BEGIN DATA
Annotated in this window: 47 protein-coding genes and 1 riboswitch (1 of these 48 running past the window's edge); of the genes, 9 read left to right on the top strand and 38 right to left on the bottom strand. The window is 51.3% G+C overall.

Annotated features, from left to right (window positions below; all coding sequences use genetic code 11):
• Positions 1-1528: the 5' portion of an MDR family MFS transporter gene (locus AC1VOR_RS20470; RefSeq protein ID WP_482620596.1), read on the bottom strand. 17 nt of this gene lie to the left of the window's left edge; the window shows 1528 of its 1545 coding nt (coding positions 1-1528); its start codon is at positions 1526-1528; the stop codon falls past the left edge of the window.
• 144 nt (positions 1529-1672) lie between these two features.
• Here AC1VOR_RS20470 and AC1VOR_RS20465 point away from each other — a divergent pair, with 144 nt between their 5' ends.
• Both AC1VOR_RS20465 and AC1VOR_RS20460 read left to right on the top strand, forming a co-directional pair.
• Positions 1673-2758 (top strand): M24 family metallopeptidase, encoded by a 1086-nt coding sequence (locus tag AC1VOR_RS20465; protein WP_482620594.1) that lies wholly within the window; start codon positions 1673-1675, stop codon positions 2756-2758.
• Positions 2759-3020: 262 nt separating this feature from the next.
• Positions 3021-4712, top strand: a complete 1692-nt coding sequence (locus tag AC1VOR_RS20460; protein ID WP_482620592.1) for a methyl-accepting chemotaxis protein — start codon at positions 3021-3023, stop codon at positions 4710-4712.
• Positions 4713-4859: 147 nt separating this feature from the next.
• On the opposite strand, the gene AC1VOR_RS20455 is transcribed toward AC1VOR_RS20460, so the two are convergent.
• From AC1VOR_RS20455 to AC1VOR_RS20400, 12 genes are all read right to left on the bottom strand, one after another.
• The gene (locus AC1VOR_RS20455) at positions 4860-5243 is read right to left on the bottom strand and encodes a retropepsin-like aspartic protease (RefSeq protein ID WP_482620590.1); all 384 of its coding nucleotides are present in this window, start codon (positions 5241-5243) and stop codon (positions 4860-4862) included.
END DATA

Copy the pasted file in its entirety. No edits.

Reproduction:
Annotated in this window: 47 protein-coding genes and 1 riboswitch (1 of these 48 running past the window's edge); of the genes, 9 read left to right on the top strand and 38 right to left on the bottom strand. The window is 51.3% G+C overall.

Annotated features, from left to right (window positions below; all coding sequences use genetic code 11):
• Positions 1-1528: the 5' portion of an MDR family MFS transporter gene (locus AC1VOR_RS20470; RefSeq protein ID WP_482620596.1), read on the bottom strand. 17 nt of this gene lie to the left of the window's left edge; the window shows 1528 of its 1545 coding nt (coding positions 1-1528); its start codon is at positions 1526-1528; the stop codon falls past the left edge of the window.
• 144 nt (positions 1529-1672) lie between these two features.
• Here AC1VOR_RS20470 and AC1VOR_RS20465 point away from each other — a divergent pair, with 144 nt between their 5' ends.
• Both AC1VOR_RS20465 and AC1VOR_RS20460 read left to right on the top strand, forming a co-directional pair.
• Positions 1673-2758 (top strand): M24 family metallopeptidase, encoded by a 1086-nt coding sequence (locus tag AC1VOR_RS20465; protein WP_482620594.1) that lies wholly within the window; start codon positions 1673-1675, stop codon positions 2756-2758.
• Positions 2759-3020: 262 nt separating this feature from the next.
• Positions 3021-4712, top strand: a complete 1692-nt coding sequence (locus tag AC1VOR_RS20460; protein ID WP_482620592.1) for a methyl-accepting chemotaxis protein — start codon at positions 3021-3023, stop codon at positions 4710-4712.
• Positions 4713-4859: 147 nt separating this feature from the next.
• On the opposite strand, the gene AC1VOR_RS20455 is transcribed toward AC1VOR_RS20460, so the two are convergent.
• From AC1VOR_RS20455 to AC1VOR_RS20400, 12 genes are all read right to left on the bottom strand, one after another.
• The gene (locus AC1VOR_RS20455) at positions 4860-5243 is read right to left on the bottom strand and encodes a retropepsin-like aspartic protease (RefSeq protein ID WP_482620590.1); all 384 of its coding nucleotides are present in this window, start codon (positions 5241-5243) and stop codon (positions 4860-4862) included.